PHP 5.3 exam questions are a bit easier than those I saw for PHP5, but the answers are much “better” (read trickier) now. The questions I answered covered lots of PHP topics sometimes, a single question encapsulates several PHP topics and it would be hard to choose the right answer without knowing all of them.

I answered all questions in 40 minutes, marked around 20 for review later and spent some time looking for traps and pitfalls in those 20. And I found that I choose two wrong answers in marked for review questions. So I spent exactly one hour on the test (the same for previous PHP5 exam) which means that allowed 1.5 hours for 70 questions are more than enough.

A bit of not good news. I encountered three questions that were really, totally and devastatingly stupid. As I can not share the real questions, I’ll share the concept and approach. How about this: what is the best approach towards coding?

Possible answers (pick only one):

  1. Thin model, fat controller
  2. Fat controller, thin model

Anyway, I really encourage interested parties in taking the exam.

Below you’ll find the topics covered by the questions I answered and the approximate number of questions related to the topics to get the idea of what is being asked:

XML (SimpleXML, DOM, XPath, etc) – 11

AJAX (incl. JSON) – 4

HTML and Forms (POST data, security, escaping, etc) – 15

Headers, sessions, cookies, etc – 8

New PHP 5.3 features – 7

Strings and regex – 15

OOP and design patterns – 7

Arrays – 30,

DB (PDO, storing/displaying data) – 6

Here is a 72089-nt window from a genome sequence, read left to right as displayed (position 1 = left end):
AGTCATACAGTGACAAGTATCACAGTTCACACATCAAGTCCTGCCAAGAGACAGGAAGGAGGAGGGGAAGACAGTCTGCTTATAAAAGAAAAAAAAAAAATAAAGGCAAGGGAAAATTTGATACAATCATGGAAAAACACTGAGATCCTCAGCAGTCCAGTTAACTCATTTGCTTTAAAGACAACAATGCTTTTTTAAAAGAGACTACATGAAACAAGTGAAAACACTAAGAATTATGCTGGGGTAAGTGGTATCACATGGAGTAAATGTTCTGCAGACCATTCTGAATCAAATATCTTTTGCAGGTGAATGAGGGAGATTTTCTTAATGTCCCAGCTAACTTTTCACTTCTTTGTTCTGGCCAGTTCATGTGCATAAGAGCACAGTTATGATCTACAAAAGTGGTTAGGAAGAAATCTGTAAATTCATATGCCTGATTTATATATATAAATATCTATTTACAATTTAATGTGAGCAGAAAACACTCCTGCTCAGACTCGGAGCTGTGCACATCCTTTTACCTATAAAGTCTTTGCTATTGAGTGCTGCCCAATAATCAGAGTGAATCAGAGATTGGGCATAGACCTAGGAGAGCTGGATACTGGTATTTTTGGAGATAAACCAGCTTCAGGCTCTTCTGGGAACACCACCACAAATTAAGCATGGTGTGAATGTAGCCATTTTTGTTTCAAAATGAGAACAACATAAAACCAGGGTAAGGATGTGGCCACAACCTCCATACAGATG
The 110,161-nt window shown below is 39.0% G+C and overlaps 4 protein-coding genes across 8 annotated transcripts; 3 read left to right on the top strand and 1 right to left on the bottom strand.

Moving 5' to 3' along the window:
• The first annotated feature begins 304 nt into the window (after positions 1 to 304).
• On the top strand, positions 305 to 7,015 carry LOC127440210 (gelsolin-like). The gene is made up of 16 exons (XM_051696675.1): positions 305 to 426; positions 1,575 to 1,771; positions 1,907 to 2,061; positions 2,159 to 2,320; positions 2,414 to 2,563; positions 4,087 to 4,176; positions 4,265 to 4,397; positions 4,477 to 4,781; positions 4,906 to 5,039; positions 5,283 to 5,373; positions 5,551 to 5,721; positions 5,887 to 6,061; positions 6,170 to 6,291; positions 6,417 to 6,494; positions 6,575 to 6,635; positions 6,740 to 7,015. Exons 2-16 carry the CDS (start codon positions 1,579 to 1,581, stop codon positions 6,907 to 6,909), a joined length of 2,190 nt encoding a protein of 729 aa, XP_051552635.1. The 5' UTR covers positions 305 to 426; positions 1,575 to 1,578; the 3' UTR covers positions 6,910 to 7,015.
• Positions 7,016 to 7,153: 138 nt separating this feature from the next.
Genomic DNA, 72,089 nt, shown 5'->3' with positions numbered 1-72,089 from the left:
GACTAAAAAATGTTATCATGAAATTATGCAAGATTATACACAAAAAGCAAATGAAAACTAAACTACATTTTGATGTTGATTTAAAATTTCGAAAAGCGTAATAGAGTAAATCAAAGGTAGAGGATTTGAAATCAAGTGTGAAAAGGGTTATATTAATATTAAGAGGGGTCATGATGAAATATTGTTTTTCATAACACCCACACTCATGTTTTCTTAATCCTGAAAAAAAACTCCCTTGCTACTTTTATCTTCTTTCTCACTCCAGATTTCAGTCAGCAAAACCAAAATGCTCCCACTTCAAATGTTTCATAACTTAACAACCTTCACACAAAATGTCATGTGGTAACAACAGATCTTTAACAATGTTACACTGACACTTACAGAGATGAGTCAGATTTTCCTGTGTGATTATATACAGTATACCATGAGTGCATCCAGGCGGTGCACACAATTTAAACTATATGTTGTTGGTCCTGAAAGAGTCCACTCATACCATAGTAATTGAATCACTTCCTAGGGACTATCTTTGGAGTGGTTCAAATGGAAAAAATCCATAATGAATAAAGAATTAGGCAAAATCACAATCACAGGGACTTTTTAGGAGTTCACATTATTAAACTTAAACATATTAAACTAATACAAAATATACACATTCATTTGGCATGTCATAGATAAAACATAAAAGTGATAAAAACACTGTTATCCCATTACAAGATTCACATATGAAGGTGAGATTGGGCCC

Email – 3

etc.

Also, I got about 11 “type-in” questions and there were about 6 question on the order of function parameters.

Eventually, you’ll have this nice graphic page on your web-site/resume:

Zend certified php 5.3 engineer logo

Written by Alexei Shulga

November 12th, 2010 at 6:35 pm

Posted in Uncategorized

Protected: Unholy book of freelancer: Commandment #20

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Written by Alexei Shulga

March 21st, 2010 at 6:30 am

Compile your PHP code

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Facebook shared their PHP to C++ code translator called HipHop that opens up a possibility to compile your code using gcc. Facebook reports that it can fasten up your code up to 50%. Moreover, it’s free!

However, HipHop has it’s drawbacks (some of the are good features, not drawbacks):

  • No Windows support (great!)
  • No eval() and create_function() support (that’s also great)
  • Lots of modules are unsupported at the moment
  • Some other minor drawbacks (e.g. function_exists() might not work the way you expect it to work)

In any case – it is worth a try. Grab HipHop here.

Some analytics on HipHop from Marco Tabini, Ilia Alshanetsky

Written by Alexei Shulga

February 7th, 2010 at 7:29 am

Posted in web development

Tagged with , , , ,

Did you hide your SVN?

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If you use SVN on your development or production server, try and add “/.svn/entries” to your website root, so the URL would look like this http://yoursite.com/.svn/entries (note the absence of the trailing slash).

Those who aware of the possible outcomes of letting svn resources be accessible from the Internet can skip this post. Others using SVN, be aware.

Using the .svn resources exposed to the world, I can get such information as the repository address (in conjunction with other data, it’s likely to have a working copy of the repo), developers login, corresponding deployment information, etc.

The problem is very common and you can even try to steal valuable information from leaders of the industry ( the first one that comes to my mind is classmates.com – .svn resources are open at the time of writing this post). Moreover, there are web-sites on the Internet that allow anonymous checkout of their own code.